Impact Biomedical Initiates Quantum, a New Frontier in Pharmaceutical Development
Impact Biomedical, a wholly-owned subsidiary of SGX-listed Singapore eDevelopment, has announced the initiation of Quantum, a research program designed as a solution to the ‘patent cliff’, the impending pharmaceutical threat. A patent cliff looms when patents for blockbuster drugs expire without being replaced with new drugs, and pharmaceutical companies experience an abrupt decrease in revenue, reducing overall pharmaceutical innovation globally, including crucial research into new methods to prevent and treat illnesses.
Impact, through their strategic partner Global Research and Discovery Group Sciences (GRDG), has created a solution called Quantum, a new frontier in pharmaceutical development. Quantum is a new class of medicinal chemistry that uses advanced methods to boost efficacy and persistence of natural compounds and existing drugs while maintaining the safety profile of the original molecules. Instead of modifying functional groups, as is typically done presently in drug discovery, this new technique alters the behavior of molecules at the sub-molecular level.
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Impact Biomedical’s transition to the Quantum research program comes after the completion of the research and development stage of its existing biodefense intellectual portfolio, which is now moving to the licensing and commercialization phase. The portfolio was valued by independent experts at approximately US$1.39 billion as announced by the Group on 1 June 2020. It includes:
Linebacker, a universal therapeutic designed to shadow the Panacea Project, a US Defense Advanced Research Projects Agency (DARPA) program to provide novel, multi-target therapeutics for unmet physiological needs; 3F BioFragrance, designed for the Open Air Defense Initiative, a strategy to protect locations where large numbers of people gather or transit; and Equivir, an OTC medication designed as an antiviral treatment and prophylactic, comprising polyphenols that are GRAS or Generally Recognized as Safe, meaning its safety and behaviour in humans is already well understood and therefore is designed to proceed directly to human trials.
Daryl Thompson, Director of Scientific Initiatives and founder of GRDG, said, “The patent cliff represents a significant crisis in pharmaceutical innovation. The primary cause of the crisis is that most techniques for modifying natural molecules to pharmaceutical grade products are essentially ‘played out.’ Another way to explain this is that most of the methods to make drugs have already been published in scientific papers or rationalized in long expired patents. This means that these methods can render the development of new, novel compounds unpatentable. The medium cost of bringing a drug to market today is roughly US$985 million.
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“Previous strategies for increasing the potency of a natural compound to pharmaceutically therapeutic levels employed the used of other molecular modification schemes. These techniques typically included standard practices such as altering functional groups, the addition or substitution of halogens and or the inclusion of lipid structures. The goal of these modifications would be to increase stimulation or inhibition of the molecule against its target site as well as increase bioavailability. Unfortunately, these effective techniques are being rendered moot due to lack of patentability due to prior disclosure.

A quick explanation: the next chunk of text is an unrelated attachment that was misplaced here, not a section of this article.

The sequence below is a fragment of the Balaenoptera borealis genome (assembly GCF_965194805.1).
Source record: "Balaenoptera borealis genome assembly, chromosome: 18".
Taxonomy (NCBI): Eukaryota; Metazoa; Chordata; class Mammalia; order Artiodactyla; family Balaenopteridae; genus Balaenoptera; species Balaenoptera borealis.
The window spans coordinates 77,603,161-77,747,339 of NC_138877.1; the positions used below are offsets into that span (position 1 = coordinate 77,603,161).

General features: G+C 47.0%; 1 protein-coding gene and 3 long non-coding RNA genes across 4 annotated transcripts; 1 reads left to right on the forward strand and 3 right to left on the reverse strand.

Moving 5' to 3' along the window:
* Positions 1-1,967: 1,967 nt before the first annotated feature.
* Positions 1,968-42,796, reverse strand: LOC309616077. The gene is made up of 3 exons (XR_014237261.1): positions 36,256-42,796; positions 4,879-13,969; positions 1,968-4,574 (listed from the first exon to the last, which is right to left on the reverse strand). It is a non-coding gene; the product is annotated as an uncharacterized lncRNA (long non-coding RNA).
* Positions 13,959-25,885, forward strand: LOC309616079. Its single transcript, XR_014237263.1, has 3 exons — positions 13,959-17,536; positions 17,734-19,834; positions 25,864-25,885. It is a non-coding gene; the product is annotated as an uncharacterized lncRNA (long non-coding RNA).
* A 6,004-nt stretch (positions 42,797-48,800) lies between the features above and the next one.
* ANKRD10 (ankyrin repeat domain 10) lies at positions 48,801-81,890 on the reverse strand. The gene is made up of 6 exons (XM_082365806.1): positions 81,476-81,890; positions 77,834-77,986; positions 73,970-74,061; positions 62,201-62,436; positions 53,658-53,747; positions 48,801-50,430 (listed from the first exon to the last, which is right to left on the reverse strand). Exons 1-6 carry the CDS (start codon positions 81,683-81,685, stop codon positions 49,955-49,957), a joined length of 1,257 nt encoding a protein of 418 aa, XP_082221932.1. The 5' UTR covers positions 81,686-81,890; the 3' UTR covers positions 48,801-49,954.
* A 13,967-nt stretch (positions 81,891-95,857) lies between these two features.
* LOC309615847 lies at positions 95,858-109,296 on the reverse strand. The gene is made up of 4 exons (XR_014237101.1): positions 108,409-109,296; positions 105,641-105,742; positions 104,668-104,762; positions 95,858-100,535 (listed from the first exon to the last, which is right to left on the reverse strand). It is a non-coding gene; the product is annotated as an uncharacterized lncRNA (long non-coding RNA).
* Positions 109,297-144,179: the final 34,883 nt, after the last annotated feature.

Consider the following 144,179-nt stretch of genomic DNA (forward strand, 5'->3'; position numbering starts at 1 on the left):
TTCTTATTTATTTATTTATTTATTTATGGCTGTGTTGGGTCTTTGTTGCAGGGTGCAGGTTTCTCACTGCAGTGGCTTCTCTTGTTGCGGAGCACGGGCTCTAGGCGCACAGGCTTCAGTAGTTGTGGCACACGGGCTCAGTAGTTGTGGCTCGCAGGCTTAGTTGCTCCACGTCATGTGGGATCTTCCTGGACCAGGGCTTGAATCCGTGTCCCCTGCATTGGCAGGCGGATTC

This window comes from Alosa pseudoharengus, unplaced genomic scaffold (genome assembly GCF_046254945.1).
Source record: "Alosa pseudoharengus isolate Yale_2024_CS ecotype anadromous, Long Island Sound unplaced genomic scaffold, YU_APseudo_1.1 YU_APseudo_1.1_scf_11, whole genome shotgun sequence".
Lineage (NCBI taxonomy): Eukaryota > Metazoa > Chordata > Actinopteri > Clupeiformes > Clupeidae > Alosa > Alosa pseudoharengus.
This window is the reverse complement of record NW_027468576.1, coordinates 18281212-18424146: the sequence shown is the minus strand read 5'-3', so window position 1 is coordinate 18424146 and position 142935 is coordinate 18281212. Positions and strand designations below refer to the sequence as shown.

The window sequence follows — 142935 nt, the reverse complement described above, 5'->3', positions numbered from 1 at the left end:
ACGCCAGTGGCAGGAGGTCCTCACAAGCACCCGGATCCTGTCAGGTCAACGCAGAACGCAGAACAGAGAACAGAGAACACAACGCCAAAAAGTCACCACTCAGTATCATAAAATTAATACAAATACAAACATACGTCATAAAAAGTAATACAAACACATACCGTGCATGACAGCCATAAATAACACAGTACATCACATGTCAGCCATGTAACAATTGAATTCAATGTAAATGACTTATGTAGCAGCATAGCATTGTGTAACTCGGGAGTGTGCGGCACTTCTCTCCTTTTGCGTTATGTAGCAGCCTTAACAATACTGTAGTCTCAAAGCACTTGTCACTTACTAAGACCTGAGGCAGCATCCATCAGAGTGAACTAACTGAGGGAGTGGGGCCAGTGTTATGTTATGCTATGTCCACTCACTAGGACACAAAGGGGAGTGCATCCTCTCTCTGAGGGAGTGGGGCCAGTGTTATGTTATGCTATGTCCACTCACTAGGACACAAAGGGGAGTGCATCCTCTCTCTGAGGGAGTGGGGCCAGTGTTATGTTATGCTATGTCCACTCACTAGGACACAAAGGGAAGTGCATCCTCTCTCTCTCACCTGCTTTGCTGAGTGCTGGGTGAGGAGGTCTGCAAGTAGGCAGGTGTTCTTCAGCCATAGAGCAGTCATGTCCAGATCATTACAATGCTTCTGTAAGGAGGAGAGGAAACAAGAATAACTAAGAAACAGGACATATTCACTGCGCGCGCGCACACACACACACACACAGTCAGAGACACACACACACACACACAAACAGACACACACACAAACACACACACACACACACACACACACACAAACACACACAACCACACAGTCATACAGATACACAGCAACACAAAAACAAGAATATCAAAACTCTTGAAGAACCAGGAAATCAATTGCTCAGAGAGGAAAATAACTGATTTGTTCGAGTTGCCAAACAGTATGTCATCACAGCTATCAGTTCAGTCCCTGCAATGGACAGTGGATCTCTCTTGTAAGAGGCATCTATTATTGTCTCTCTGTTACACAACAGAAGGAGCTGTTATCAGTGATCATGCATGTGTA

“We have devised a method to break through this barrier and open a new path for drug development. We will be moving past macro-molecular techniques as mentioned above and will go deeper into the sub-atomic. Here we can look at molecular modification from the perspective of quantum physics. For instance, our previous work on the Linebacker program utilized halogenation to create electron rich portions in the molecule to increase its therapeutic potential. This technique, called sigma-hole generation or X-bonding, is well understood in the scientific community. However, once we disclose how we used this technique in a patent to create a new drug, it can never be patented again once the patents are expired.
“Quantum molecular modifications approach this problem from the perspective of manipulating the sub-atomic electron balance as a whole in consideration of the sum of both kinetic and potential energies within the molecular state. The exploitation of modification of this type by total energy configurations allows the use of quantum principles such as the Hamiltonian Operator as tools for understanding how to manipulate subatomic forces to increase a molecule’s effectiveness as potential new life saving drug.
“This approach allows for a virtually endless array of methods that can lead to a new era in drug discovery possibilities. With our Biodefense mission complete, we will now move forward with the initialization of our Quantum Applications Research Platform. We expect to deliver the first 6 Quantum molecules to research institutes within three business quarters.”
There is currently no outlay of funds required for the initiation of Impact BioMedical’s Quantum research program. Depending on the state of development of Quantum, SeD will fund its development through a variety of sources ranging from its internal source of funds and/or externally such as through funds generated from financial institutions as well as potential debt and/or equity fund raising. This new research will propel global drug discovery forward and foster increased innovation and ultimately better health worldwide.